In some workplaces, employers may be very hesitant to fire employees. Sometimes, the employer may try to goad certain employees into resigning by making the job so unpleasant or unsatisfying that the employee quits. These employers hope that, by securing a resignation as opposed to issuing a termination, they’re dodging certain types of legal exposure, including liability for employment discrimination or harassment.
However, just because you resigned your job as opposed to being fired, that doesn’t automatically mean that you cannot win a discrimination case using the circumstances of your exit as the required “adverse employment action.” Sometimes, an employment setting may be so horrible that a reasonable person would see quitting as the right way forward. When that happens, that’s called a “constructive discharge,” and, as one recent case showed, it potentially can be just as effective in helping you win your discrimination case as if you’d been fired. To learn more about all the options you may have if you’ve suffered workplace discrimination, be sure to contact an experienced New Jersey employment discrimination attorney about your situation.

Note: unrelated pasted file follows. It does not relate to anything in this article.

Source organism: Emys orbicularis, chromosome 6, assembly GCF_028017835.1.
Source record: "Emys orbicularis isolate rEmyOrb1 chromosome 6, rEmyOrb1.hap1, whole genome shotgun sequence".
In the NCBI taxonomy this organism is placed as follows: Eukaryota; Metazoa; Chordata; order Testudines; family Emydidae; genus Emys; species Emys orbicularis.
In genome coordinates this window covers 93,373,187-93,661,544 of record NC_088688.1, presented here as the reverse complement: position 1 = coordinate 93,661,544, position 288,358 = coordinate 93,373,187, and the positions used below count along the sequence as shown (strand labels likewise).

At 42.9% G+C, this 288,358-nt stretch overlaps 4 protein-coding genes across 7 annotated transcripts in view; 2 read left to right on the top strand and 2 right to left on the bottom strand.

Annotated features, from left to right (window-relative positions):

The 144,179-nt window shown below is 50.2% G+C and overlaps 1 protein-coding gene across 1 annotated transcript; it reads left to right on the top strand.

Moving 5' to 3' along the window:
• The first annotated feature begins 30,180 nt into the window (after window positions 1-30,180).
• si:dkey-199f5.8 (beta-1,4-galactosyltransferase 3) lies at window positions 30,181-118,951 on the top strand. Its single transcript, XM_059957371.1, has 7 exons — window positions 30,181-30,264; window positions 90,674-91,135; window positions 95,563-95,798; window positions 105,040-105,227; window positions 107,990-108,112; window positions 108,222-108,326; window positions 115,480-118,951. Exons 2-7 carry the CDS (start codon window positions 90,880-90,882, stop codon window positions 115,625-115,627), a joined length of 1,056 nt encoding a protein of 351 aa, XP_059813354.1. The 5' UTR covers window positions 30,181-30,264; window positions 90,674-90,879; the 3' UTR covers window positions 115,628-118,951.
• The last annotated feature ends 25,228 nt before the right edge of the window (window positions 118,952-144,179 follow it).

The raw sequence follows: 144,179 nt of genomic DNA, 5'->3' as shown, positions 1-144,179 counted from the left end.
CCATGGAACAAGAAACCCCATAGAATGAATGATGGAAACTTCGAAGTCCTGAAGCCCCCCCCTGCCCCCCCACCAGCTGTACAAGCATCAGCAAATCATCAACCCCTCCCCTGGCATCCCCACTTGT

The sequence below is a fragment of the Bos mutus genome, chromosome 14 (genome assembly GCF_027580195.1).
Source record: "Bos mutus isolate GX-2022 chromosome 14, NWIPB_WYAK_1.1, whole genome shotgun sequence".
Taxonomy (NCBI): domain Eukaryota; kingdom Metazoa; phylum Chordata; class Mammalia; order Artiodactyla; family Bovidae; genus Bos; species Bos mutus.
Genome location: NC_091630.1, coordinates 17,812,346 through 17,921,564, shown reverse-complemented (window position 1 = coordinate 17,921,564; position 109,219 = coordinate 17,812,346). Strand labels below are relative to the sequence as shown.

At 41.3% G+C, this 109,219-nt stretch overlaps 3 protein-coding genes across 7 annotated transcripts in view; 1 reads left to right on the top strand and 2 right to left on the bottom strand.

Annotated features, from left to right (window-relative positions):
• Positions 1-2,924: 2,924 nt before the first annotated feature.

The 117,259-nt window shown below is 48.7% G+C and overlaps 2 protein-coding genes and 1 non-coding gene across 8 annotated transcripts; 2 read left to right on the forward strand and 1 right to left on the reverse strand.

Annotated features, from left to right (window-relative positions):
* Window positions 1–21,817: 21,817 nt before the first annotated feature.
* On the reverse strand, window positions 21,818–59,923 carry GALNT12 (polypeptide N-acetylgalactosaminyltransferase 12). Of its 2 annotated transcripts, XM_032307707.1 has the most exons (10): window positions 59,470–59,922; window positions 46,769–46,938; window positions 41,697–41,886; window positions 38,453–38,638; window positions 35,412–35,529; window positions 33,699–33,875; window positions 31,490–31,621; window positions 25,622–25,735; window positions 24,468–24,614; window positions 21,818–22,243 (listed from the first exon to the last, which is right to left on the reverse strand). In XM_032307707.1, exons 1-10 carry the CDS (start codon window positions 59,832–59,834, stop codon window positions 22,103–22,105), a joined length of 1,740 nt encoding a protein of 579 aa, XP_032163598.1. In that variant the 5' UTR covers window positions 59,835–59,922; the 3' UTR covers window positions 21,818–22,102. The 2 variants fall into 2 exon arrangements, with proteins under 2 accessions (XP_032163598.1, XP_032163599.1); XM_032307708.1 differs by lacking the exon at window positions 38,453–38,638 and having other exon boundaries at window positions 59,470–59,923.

What does constructive discharge look like? The U.S. Supreme Court said in 2004 that constructive discharge occurs when the employees has proof that “the abusive working environment became so intolerable that … resignation qualified as a fitting response.”